mortgage

Mortgage refinancers rush to duck fee hike

Mortgage rates remained near record lows this week as a wave of refinancers rushed to beat higher mortgage fees that could soon make the most common type of mortgage slightly more expensive for borrowers.

30 year fixed rate mortgage – 3 month trend
30 year fixed rate mortgage – 3 month trend

The benchmark 30-year fixed-rate mortgage remained unchanged this week at 4.18 percent, according to the Bankrate.com national survey of large lenders. The mortgages in this week's survey had an average total of 0.35 discount and origination points. One year ago, the mortgage index was 4.95 percent; four weeks ago, it was 4.2 percent.

The benchmark 15-year fixed-rate mortgage rose 1 basis point to 3.39 percent. A basis point is one-hundredth of 1 percentage point. The benchmark 5/1 adjustable-rate mortgage rose 2 basis points to 3.06 percent.

Rush to refinance

The volume of mortgage applications surged 23.1 percent last week compared to the previous week, according to the Mortgage Bankers Association weekly survey. About 82.2 percent of total applications were from refinancers. This is the highest refinance share since Oct. 22, 2010.

Weekly national mortgage survey

Results of Bankrate.com's Jan. 18, 2012, weekly national survey of large lenders and the effect on monthly payments for a $165,000 loan:

 30-year fixed15-year fixed5-year ARM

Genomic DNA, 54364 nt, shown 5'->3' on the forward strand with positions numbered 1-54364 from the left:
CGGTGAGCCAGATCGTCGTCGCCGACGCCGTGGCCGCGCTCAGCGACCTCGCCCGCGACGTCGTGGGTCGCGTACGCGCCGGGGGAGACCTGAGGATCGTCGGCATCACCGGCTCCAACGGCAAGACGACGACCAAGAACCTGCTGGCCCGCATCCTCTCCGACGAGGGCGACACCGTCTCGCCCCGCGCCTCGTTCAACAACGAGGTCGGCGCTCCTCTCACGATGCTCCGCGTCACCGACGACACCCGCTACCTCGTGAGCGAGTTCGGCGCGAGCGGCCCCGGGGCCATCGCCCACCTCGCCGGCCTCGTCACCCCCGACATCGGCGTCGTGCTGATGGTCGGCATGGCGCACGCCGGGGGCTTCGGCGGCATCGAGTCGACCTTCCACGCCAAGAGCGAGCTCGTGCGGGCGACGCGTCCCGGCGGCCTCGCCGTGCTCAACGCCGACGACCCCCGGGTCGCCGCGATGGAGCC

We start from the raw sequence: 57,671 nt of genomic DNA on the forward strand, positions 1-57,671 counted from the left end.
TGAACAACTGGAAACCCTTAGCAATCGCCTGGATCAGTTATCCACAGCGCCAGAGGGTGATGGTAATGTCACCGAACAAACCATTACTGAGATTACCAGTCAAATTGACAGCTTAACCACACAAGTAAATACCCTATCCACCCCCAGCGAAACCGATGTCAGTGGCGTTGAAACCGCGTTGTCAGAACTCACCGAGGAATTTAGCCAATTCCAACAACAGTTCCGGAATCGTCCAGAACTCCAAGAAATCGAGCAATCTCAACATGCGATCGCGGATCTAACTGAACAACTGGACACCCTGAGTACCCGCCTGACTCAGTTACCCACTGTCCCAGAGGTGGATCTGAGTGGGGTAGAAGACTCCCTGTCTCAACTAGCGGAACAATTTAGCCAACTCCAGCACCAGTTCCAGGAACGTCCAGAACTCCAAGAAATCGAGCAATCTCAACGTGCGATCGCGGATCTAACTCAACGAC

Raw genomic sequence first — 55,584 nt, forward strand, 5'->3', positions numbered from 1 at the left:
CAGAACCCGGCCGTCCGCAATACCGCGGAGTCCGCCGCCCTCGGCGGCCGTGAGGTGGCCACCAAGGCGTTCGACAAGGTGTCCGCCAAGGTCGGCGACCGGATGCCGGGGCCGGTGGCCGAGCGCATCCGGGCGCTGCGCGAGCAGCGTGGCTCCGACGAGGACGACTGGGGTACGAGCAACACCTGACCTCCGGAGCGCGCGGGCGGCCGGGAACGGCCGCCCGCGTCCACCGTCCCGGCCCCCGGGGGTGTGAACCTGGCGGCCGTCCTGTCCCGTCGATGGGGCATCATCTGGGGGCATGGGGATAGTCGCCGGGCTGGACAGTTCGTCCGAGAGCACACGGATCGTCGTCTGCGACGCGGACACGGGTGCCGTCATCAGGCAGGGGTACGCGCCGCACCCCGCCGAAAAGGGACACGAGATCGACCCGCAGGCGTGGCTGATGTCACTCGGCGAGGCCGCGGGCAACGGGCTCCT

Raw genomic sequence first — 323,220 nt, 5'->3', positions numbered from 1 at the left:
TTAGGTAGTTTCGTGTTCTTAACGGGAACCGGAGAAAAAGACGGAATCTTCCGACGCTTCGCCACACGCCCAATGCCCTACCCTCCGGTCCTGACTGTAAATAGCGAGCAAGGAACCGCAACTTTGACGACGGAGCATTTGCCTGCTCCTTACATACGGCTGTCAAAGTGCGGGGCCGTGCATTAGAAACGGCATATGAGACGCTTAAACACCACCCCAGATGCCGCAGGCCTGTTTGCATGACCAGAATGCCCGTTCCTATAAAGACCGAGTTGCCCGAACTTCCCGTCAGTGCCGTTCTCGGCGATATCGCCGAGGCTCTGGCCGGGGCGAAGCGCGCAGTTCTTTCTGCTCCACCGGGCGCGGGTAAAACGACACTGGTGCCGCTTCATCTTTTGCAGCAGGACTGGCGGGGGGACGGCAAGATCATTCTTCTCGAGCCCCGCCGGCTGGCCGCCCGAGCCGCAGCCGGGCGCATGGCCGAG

This week's rate:4.18%3.39%3.06%
Change from last week:N/C+0.01+0.02
Monthly payment:$804.95$1,170.66$701.00
Change from last week:N/C+$0.80+$1.79

The surge is partly attributed to an increase in guarantee fees on mortgage loans that can be sold to Fannie Mae and Freddie Mac, says Michael Becker, a mortgage banker at WCS Funding Group in Baltimore.

Featured Rates

"Part of it is the rates are great, and part of it is people are trying to lock before the guarantee fee increase hits," he says.

Fee increases

The fee hike goes into effect in April, but some lenders already have priced the increase into their loans, especially for loans with rate locks for more than 30 days.

"If you don't lock a rate now, in a week expect the cost of your loan to go up," says Rob Nunziata, president of FBC Mortgage in Orlando.

The increase is expected to translate into about 0.125 percent to 0.25 percent more in interest.

"I'm actually shocked that we haven't seen rates immediately move higher to compensate for the fee increase," says Derek Egeberg, a mortgage planner at Academy Mortgage in Yuma, Ariz.

That's because as lenders started to charge the higher fees last week, mortgage rates fell further, offsetting the fee hike.

If it weren't for the increase, rates would be about 0.25 percent lower today than they were last week, he says.

Egeberg says he is advising clients to lock now if they can to avoid not only higher fees but also to avoid getting caught in a potential refinance boom in a couple of months.

Lock before HARP if you can

If the revamped version of the Home Affordable Refinance Program, or HARP 2.0, meets the expectations of many mortgage experts, lenders will be swamped with refinance applications from underwater borrowers.

Since the revisions to the program were announced in late 2011, borrowers who owe more on their mortgages than their homes are worth have anxiously been waiting to apply to refinance. The new guidelines are expected to allow these borrowers to refinance regardless of how deeply underwater they are, but lenders say Fannie and Freddie are still in the process of implementing the changes, and these HARP 2.0 refinances won't take place until March or April.

Egeberg says: "There is going to be a volume bump, and at that point you'll see increased lock extensions and banks will begin to lock for 60 days instead of 30," which will in turn translate into higher rates for borrowers.

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